New Zealand: James & Wells wins High Court Appeal for Cambricare
Last Updated: 27 July 2012

The recent decision in Nutricia NV v Cambricare NZ Ltd [2012] NZHC 1344 contains an important lesson for trade mark owners.

On 5 June 2012, James & Wells appeared on behalf of Cambricare New Zealand (CBNZ) in the High Court, Wellington.

On the other side was Nutricia, owner1 of the KARICARE trade marks in New Zealand. Nutricia was appealing the September 2011 decision of the Assistant Commissioner of Trade Marks rejecting Nutricia's opposition2 to CBNZ's application3 to register its trade mark CAMBRICARE in respect of infant and adult milk powders.

The grounds of Nutricia's appeal

Nutricia appealed the Assistant Commissioner's decision on three grounds:

  1. Use of CAMBRICARE is likely to deceive or cause confusion (with Nutricia's KARICARE marks) (section 17(1)(a) Trade Marks Act);
  2. CAMBRICARE is confusingly similar to Nutricia's registered trade marks for KARICARE when used in relation to the same or similar goods (section 25(1)(b)); and
  3. CAMBRICARE, or an essential element of the mark, is similar to Nutricia's KARICARE marks which are well known in New Zealand in respect of identical or similar goods and registration and use of the CAMBRICARE mark would be taken as indicating a connection in the course of trade between CBNZ's goods and Nutricia which would be likely to prejudice Nutricia's interests (section 25(1)(c)).

The substance of Nutricia's case

As his Honour remarked at [2] of the Court's decision "[t]he gravamen of Nutricia's case is that CAMBRICARE is confusingly similar to its KARICARE suite of trade marks".

Hence if the Court found use of CAMBRICARE was likely to confuse consumers under section 17(1)(a) of the Act Nutricia would also likely succeed on the two grounds of appeal under section 25 of the Act.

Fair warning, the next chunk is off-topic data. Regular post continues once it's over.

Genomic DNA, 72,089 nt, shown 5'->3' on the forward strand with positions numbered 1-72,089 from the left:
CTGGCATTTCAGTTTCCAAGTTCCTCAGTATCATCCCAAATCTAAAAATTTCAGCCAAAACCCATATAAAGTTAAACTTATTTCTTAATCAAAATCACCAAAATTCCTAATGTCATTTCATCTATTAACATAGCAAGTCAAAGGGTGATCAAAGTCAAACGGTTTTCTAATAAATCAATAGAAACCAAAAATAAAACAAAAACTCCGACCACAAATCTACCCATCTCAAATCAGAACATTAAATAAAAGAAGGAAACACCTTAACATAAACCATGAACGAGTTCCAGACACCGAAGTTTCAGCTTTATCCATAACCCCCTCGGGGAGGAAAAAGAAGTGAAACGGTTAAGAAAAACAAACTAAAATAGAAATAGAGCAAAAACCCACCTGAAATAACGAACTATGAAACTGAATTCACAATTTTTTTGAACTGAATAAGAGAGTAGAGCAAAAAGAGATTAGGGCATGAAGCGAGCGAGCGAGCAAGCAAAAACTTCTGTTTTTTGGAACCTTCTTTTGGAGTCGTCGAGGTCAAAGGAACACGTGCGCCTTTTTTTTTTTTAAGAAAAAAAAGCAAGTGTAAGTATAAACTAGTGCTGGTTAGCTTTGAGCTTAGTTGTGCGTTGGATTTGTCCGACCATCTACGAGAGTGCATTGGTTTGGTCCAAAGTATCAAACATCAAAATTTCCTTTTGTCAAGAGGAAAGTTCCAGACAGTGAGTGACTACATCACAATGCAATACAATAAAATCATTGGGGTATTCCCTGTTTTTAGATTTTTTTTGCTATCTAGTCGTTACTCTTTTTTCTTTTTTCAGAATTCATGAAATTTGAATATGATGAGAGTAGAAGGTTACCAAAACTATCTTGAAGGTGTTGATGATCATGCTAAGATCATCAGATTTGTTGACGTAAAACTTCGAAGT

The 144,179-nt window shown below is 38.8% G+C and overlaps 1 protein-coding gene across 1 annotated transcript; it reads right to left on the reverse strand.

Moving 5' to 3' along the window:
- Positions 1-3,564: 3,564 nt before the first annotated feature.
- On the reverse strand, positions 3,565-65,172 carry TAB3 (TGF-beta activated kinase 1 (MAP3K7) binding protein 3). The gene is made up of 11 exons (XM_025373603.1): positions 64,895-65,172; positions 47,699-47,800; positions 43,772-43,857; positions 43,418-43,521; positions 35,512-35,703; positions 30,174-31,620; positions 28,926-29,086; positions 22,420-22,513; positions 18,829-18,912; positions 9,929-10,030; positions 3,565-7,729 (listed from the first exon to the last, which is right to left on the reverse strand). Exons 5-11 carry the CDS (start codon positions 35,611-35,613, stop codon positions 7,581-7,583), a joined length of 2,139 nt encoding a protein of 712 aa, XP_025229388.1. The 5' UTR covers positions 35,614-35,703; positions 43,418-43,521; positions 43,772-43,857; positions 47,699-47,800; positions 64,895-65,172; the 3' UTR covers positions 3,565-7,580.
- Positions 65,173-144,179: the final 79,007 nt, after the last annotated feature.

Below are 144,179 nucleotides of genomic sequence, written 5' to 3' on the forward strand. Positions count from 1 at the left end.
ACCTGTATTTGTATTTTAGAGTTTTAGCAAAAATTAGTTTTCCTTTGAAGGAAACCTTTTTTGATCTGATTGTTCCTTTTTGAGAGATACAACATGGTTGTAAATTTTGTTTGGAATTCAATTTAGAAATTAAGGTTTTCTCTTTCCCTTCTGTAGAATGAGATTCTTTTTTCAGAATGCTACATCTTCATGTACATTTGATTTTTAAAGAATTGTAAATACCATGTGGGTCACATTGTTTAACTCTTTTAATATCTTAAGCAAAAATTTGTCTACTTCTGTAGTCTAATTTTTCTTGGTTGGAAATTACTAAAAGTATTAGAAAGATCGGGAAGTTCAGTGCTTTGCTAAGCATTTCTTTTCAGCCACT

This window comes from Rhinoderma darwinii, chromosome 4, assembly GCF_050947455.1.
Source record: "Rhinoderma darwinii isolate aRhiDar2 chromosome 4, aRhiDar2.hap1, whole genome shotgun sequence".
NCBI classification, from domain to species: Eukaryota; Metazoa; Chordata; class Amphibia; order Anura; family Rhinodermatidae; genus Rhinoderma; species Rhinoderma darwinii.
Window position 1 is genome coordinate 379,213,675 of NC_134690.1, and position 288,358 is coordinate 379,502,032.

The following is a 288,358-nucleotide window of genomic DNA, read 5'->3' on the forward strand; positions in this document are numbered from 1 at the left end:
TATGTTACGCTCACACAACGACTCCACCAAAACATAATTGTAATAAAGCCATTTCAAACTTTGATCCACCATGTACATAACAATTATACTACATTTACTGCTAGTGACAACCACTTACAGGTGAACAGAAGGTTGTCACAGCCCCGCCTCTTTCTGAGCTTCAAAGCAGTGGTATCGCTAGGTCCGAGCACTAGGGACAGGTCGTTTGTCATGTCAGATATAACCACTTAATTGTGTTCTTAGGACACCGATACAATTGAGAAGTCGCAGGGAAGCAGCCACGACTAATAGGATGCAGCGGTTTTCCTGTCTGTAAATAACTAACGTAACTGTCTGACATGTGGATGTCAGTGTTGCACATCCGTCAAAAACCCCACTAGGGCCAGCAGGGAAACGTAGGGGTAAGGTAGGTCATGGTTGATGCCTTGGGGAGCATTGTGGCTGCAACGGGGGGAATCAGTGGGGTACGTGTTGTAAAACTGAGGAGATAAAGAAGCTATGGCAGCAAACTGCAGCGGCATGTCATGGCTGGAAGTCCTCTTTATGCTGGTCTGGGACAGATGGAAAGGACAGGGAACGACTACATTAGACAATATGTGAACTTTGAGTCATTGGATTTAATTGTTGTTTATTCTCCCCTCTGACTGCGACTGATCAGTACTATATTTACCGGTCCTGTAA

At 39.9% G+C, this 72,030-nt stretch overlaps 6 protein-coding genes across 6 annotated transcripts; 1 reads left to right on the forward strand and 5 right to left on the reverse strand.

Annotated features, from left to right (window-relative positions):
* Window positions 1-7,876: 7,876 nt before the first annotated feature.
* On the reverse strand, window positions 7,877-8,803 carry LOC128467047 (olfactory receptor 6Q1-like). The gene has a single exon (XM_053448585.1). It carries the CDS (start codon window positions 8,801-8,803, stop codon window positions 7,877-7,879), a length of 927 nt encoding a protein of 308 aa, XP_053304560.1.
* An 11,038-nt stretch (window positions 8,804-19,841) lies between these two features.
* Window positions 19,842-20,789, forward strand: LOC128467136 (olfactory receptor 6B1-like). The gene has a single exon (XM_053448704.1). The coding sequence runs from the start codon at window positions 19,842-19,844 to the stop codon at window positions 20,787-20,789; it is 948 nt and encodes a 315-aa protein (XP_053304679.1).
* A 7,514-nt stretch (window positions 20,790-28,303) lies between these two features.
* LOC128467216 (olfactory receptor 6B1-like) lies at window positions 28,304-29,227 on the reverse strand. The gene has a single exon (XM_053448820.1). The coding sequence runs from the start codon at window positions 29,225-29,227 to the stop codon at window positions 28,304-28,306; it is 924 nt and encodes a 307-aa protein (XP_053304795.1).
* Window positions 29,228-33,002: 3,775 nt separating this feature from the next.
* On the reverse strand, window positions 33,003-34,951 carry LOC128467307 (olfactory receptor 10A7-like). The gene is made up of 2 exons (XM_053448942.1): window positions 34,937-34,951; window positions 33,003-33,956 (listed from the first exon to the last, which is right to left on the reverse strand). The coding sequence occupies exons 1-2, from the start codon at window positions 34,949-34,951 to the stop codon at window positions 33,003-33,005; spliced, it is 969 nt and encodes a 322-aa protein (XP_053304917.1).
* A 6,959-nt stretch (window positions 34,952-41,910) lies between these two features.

Summary of the parties' arguments

Counsel for Nutricia summarised Nutricia's arguments in relation to section 17(1)(a) thus (at [23]):

It is the overall impression provided in a comparison of the marks CAMBRICARE and KARICARE which is important in this case. Taken separately, the fact that the marks look and sound similar, and share the same idea (or lack thereof) is significant, but taken as a whole and taking into account the significant reputation of KARICARE, imperfect recollection, and the circumstances of trade, a substantial number of persons are likely to be confused.

In response, Ben Cain on behalf of CBNZ argued, inter alia, that:

  1. the CAMBRICARE mark is distinctive;
  2. the CAMBRICARE mark is visually, aurally and conceptually dissimilar to the KARICARE marks;
  3. the relevant purchasers of the goods to which the marks relate in New Zealand are not likely to be deceived or confused as to the origin of CBNZ's goods; and
  4. the use of the CAMBRICARE mark will not indicate a connection in the course of trade between CBNZ's goods and Nutricia's goods and would in any event not be likely to cause prejudice to Nutricia's interests.

Central to CBNZ's arguments were two submissions: